Nigeria

Summary: Evolution of States in Hausaland: the Kinship and Kingship Institutions

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Written by Tadese Faforiji

The Hausa land lies in the northern part of Nigeria, now includes states like Kano, Katsina, Kebbi, Zamfara, among others.  This part enjoys low rainfall in contrast with that of the southern part of Nigeria.

The evolution of states in Hausa land is simply the city-state evolvement starting from somewhat of hamlet to Gwari and lastly to Birni, an evolved modern city-state. There are many assumptions and propositions as well as records about the origin of states in Hausa land: their oral tradition and other (scientific) scholarly research.

It is important to briefly examine the oral tradition of the Hausas and other records and documentation on state evolvement.

The Hausa Oral Traditions

Bayajjida, a prince from Bagdad, according to their oral tradition, migrated into Hausa land passing through Borno. He got to Daura (under Queen Daura) and helped the settlers of this place to kill a threatening snake that disturbed them from fetching water in a well (except on Fridays).

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After being able to kill the snake that had been a major threat to the populace, Queen Daura (amazed by his ingenuity) married Bayajjida and later gave birth to a child, Bawo, which later gave birth to another six children that formed the modern Hausa states: Kano, Katsina, (Rano, Gobir, Daura, Biram, and Zaria).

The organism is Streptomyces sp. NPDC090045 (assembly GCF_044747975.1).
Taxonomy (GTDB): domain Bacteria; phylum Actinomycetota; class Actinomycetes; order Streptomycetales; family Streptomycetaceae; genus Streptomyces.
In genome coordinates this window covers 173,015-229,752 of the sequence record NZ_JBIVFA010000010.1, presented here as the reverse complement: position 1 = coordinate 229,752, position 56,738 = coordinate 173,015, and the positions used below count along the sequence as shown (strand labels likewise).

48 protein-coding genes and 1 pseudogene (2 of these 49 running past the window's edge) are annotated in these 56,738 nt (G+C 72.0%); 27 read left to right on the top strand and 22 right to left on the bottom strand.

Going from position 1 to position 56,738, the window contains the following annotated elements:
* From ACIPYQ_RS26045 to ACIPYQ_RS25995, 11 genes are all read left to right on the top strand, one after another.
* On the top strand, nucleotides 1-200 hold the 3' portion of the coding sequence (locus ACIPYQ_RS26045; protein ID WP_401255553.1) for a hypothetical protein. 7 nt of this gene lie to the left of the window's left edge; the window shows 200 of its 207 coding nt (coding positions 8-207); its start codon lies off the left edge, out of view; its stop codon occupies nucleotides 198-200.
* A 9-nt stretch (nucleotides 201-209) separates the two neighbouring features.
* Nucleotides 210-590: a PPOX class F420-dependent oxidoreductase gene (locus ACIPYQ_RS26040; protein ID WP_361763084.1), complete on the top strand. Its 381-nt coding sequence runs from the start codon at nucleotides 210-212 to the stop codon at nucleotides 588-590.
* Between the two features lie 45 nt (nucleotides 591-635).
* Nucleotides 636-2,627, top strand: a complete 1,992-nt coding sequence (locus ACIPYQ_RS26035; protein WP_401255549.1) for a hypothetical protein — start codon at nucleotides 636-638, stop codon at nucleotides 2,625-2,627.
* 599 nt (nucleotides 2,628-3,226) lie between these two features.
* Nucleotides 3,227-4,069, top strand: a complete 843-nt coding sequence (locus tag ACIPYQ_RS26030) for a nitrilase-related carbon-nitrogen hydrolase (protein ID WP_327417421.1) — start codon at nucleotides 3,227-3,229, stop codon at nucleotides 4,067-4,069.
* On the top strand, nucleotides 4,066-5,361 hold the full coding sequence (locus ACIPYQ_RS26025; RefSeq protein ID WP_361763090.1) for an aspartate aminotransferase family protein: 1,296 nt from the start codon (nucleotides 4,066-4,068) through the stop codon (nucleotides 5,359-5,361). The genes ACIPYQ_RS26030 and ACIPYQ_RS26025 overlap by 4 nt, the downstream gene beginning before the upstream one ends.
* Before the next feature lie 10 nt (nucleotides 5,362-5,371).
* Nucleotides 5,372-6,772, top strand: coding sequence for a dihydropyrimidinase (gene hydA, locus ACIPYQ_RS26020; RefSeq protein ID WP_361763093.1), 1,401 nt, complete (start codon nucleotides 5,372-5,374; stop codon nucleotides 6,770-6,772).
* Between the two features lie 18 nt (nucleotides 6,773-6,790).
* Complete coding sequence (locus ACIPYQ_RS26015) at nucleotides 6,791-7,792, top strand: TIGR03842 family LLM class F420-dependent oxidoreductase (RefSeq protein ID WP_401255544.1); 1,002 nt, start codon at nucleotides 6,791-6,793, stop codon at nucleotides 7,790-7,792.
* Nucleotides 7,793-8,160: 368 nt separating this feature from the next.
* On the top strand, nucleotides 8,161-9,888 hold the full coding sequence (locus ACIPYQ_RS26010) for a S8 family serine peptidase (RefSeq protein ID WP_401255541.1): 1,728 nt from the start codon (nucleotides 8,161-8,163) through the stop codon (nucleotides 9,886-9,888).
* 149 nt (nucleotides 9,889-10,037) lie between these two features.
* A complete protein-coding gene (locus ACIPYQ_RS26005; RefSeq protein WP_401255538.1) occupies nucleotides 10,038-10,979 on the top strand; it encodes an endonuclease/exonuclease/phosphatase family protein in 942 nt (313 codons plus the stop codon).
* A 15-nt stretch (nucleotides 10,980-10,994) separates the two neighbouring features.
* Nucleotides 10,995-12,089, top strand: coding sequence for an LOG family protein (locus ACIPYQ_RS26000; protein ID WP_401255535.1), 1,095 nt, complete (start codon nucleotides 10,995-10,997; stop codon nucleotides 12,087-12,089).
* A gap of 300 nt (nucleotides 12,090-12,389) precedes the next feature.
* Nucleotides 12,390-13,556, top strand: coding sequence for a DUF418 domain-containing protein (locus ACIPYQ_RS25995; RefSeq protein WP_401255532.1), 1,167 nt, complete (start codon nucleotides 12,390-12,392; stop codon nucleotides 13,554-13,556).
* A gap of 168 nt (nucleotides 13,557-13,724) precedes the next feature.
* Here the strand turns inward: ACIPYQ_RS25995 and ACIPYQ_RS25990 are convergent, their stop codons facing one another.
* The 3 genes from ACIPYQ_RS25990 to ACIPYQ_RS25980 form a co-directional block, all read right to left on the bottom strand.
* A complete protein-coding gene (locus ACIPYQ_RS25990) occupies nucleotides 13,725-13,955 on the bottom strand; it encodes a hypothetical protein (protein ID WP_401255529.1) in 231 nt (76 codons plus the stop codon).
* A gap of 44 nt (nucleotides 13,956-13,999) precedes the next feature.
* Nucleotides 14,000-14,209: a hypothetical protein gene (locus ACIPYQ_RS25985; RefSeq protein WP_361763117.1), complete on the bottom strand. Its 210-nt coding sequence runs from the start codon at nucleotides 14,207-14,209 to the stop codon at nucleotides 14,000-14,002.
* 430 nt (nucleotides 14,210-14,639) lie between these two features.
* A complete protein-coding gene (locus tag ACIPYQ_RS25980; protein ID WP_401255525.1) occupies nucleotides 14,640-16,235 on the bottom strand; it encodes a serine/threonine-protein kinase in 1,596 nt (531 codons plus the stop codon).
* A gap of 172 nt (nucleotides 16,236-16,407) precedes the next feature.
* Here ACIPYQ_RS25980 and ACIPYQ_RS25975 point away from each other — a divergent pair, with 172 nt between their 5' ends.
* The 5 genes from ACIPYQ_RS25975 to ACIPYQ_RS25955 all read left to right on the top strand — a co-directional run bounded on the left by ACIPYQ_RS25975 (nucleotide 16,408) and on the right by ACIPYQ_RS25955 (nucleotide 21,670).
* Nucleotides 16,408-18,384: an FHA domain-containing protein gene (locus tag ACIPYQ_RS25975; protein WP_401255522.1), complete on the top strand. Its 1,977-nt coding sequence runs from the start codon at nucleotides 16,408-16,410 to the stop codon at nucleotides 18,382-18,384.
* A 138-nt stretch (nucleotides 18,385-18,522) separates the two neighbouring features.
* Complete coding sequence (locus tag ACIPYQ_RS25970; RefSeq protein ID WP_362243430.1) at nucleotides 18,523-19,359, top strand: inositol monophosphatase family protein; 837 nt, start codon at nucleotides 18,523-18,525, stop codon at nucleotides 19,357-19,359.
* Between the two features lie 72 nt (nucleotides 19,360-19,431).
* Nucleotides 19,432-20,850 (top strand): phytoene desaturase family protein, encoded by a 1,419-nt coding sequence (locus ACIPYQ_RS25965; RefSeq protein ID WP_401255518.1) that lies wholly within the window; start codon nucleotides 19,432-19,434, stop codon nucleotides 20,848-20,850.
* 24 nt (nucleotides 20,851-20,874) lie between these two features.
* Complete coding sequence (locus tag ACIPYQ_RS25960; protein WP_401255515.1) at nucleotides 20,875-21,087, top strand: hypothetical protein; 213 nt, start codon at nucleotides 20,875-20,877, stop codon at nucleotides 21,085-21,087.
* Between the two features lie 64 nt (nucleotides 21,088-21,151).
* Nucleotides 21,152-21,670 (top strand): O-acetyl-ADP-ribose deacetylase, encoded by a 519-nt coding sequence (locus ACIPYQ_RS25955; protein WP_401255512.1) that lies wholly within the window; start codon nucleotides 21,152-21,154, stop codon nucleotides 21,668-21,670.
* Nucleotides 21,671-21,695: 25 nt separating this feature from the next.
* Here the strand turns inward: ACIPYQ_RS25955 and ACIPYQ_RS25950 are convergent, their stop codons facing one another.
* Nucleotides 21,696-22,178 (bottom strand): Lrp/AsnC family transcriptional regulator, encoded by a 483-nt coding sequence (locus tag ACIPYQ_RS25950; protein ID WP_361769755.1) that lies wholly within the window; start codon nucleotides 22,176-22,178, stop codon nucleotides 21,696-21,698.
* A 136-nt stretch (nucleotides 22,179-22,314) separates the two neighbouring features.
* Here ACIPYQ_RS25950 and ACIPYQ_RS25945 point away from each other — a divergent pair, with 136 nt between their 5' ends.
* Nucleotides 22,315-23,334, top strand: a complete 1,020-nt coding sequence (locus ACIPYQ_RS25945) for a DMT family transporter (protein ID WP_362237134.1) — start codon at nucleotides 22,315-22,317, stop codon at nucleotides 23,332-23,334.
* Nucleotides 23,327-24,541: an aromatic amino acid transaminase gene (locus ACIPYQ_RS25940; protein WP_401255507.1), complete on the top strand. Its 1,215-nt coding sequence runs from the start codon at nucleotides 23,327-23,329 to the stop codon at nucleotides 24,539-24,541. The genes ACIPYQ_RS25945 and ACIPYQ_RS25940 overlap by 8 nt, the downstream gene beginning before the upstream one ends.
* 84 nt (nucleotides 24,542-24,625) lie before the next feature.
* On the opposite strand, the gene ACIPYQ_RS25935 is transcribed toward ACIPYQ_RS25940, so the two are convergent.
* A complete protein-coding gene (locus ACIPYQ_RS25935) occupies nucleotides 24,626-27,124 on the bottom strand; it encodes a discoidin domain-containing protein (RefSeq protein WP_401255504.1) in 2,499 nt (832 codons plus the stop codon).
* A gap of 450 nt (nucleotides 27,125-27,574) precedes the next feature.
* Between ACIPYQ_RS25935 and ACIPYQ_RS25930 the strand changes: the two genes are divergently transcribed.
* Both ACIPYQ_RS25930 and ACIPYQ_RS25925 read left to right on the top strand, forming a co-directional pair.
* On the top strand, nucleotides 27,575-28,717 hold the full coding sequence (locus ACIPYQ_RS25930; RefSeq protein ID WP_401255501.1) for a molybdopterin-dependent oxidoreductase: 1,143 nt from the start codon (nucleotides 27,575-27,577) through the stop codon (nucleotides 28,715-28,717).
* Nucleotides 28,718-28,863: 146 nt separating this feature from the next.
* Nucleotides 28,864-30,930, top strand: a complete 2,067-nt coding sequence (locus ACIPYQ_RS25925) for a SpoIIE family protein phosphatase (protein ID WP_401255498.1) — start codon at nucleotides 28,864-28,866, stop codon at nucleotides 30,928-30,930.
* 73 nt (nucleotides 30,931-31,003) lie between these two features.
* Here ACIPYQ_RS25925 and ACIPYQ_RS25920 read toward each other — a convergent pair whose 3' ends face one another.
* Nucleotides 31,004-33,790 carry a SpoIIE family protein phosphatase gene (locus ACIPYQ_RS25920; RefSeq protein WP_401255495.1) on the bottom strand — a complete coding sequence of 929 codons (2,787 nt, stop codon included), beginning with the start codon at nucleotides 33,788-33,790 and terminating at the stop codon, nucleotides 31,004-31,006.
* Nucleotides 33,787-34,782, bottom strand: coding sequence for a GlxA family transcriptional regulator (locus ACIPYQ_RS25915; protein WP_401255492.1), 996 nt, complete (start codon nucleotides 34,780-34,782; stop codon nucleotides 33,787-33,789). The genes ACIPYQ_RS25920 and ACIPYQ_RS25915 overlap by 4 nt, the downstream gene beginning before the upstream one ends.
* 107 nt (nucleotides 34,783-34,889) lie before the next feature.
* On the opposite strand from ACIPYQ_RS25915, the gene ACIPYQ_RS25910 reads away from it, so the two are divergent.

Bayajjida married a slave of Queen Daura which later also gave birth to another seven children and they were often regarded as bastard Hausa, Bansa-Bakwa while the children of Daura were original children, Bakwa.

The Implication of the Tradition

The implication of the tradition was that it was just an unscientific way of explaining the real states’ evolution and “similarities in culture.”

Also, the story was of Hamitic stuff seeing the glory of the evolution of states in Hausa land as a sole influence of a prince from Bagdad; the marriage between Bayajjida and Daura depicted a change of institution from a matrilineal to a patrilineal pattern of power ascension.

Lastly, it is also a replica story in biblical oral tradition when Abraham married Sarah and Sarah’s slave whose children were original and bastard respectively. It is a basic methodological approach to the examination of state formation in Hausa land [by linking the tradition with (biblical) European oral tradition].

State Formation

State evolved in Hausa out of mere agricultural settlement known as hamlet. The centre of focus in this hamlet was agricultural practices, as each household was responsible for its economy and the kinship relationship offered in terms of group labour existed (just like the work team ‘Dowkpe ‘of Dahomey).

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However, the concept of the centrality of power lost its ground during this period, the major motive of each household was the expansion of its ‘economy’ not state. In a bid to increase production, many hamlets of the same lineage joined together to foster rapid production.